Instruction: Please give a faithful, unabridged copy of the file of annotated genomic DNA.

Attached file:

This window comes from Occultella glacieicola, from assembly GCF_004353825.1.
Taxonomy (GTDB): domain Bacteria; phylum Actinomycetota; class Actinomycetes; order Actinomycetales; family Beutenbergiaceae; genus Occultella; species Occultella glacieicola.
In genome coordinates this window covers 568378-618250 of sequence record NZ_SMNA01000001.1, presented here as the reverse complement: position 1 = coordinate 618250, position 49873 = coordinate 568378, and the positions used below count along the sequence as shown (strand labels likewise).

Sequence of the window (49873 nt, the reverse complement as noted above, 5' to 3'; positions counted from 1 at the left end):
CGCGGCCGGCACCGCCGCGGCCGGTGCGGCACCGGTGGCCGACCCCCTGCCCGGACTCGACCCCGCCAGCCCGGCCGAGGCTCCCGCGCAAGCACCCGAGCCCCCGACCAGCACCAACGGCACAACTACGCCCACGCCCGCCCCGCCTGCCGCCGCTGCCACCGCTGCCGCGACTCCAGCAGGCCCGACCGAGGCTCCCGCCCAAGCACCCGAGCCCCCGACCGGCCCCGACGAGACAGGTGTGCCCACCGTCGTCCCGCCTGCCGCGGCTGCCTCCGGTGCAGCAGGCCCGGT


This window comes from Occultella glacieicola, from assembly GCF_004353825.1.
Taxonomy (GTDB): domain Bacteria; phylum Actinomycetota; class Actinomycetes; order Actinomycetales; family Beutenbergiaceae; genus Occultella; species Occultella glacieicola.
In genome coordinates this window covers 568378-618250 of sequence record NZ_SMNA01000001.1, presented here as the reverse complement: position 1 = coordinate 618250, position 49873 = coordinate 568378, and the positions used below count along the sequence as shown (strand labels likewise).

Sequence of the window (49873 nt, the reverse complement as noted above, 5' to 3'; positions counted from 1 at the left end):
CGCGGCCGGCACCGCCGCGGCCGGTGCGGCACCGGTGGCCGACCCCCTGCCCGGACTCGACCCCGCCAGCCCGGCCGAGGCTCCCGCGCAAGCACCCGAGCCCCCGACCAGCACCAACGGCACAACTACGCCCACGCCCGCCCCGCCTGCCGCCGCTGCCACCGCTGCCGCGACTCCAGCAGGCCCGACCGAGGCTCCCGCCCAAGCACCCGAGCCCCCGACCGGCCCCGACGAGACAGGTGTGCCCACCGTCGTCCCGCCTGCCGCGGCTGCCTCCGGTGCAGCAGGCCCGGT